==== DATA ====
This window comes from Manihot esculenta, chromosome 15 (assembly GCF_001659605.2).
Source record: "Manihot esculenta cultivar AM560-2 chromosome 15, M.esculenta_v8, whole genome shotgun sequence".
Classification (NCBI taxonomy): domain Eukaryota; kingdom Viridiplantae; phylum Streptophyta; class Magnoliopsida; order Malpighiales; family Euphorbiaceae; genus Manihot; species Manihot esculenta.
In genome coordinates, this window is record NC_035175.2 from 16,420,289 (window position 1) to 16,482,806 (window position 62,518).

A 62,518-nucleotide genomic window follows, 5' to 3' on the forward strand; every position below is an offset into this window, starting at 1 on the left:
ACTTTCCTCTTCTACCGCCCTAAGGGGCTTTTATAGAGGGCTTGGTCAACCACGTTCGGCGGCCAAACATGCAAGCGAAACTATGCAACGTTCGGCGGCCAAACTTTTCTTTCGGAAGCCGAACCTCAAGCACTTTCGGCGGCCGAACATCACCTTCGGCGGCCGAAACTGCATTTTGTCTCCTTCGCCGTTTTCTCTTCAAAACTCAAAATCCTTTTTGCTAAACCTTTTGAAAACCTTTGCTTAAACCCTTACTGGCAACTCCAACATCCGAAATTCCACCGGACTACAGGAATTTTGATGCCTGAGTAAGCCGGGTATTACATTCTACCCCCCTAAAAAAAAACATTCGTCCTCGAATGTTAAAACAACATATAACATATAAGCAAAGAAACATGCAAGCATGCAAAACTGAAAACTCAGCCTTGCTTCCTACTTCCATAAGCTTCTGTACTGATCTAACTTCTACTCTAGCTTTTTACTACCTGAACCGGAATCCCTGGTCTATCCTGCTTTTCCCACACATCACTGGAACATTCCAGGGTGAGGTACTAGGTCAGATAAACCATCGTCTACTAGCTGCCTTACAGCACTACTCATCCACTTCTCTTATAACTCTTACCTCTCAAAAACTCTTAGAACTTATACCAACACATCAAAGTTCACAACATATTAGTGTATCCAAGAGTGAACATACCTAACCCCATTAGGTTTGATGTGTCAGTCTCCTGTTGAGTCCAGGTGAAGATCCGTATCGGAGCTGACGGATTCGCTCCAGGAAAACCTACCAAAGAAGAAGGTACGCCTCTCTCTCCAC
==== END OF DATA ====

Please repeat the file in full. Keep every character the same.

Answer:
This window comes from Manihot esculenta, chromosome 15 (assembly GCF_001659605.2).
Source record: "Manihot esculenta cultivar AM560-2 chromosome 15, M.esculenta_v8, whole genome shotgun sequence".
Classification (NCBI taxonomy): domain Eukaryota; kingdom Viridiplantae; phylum Streptophyta; class Magnoliopsida; order Malpighiales; family Euphorbiaceae; genus Manihot; species Manihot esculenta.
In genome coordinates, this window is record NC_035175.2 from 16,420,289 (window position 1) to 16,482,806 (window position 62,518).

A 62,518-nucleotide genomic window follows, 5' to 3' on the forward strand; every position below is an offset into this window, starting at 1 on the left:
ACTTTCCTCTTCTACCGCCCTAAGGGGCTTTTATAGAGGGCTTGGTCAACCACGTTCGGCGGCCAAACATGCAAGCGAAACTATGCAACGTTCGGCGGCCAAACTTTTCTTTCGGAAGCCGAACCTCAAGCACTTTCGGCGGCCGAACATCACCTTCGGCGGCCGAAACTGCATTTTGTCTCCTTCGCCGTTTTCTCTTCAAAACTCAAAATCCTTTTTGCTAAACCTTTTGAAAACCTTTGCTTAAACCCTTACTGGCAACTCCAACATCCGAAATTCCACCGGACTACAGGAATTTTGATGCCTGAGTAAGCCGGGTATTACATTCTACCCCCCTAAAAAAAAACATTCGTCCTCGAATGTTAAAACAACATATAACATATAAGCAAAGAAACATGCAAGCATGCAAAACTGAAAACTCAGCCTTGCTTCCTACTTCCATAAGCTTCTGTACTGATCTAACTTCTACTCTAGCTTTTTACTACCTGAACCGGAATCCCTGGTCTATCCTGCTTTTCCCACACATCACTGGAACATTCCAGGGTGAGGTACTAGGTCAGATAAACCATCGTCTACTAGCTGCCTTACAGCACTACTCATCCACTTCTCTTATAACTCTTACCTCTCAAAAACTCTTAGAACTTATACCAACACATCAAAGTTCACAACATATTAGTGTATCCAAGAGTGAACATACCTAACCCCATTAGGTTTGATGTGTCAGTCTCCTGTTGAGTCCAGGTGAAGATCCGTATCGGAGCTGACGGATTCGCTCCAGGAAAACCTACCAAAGAAGAAGGTACGCCTCTCTCTCCAC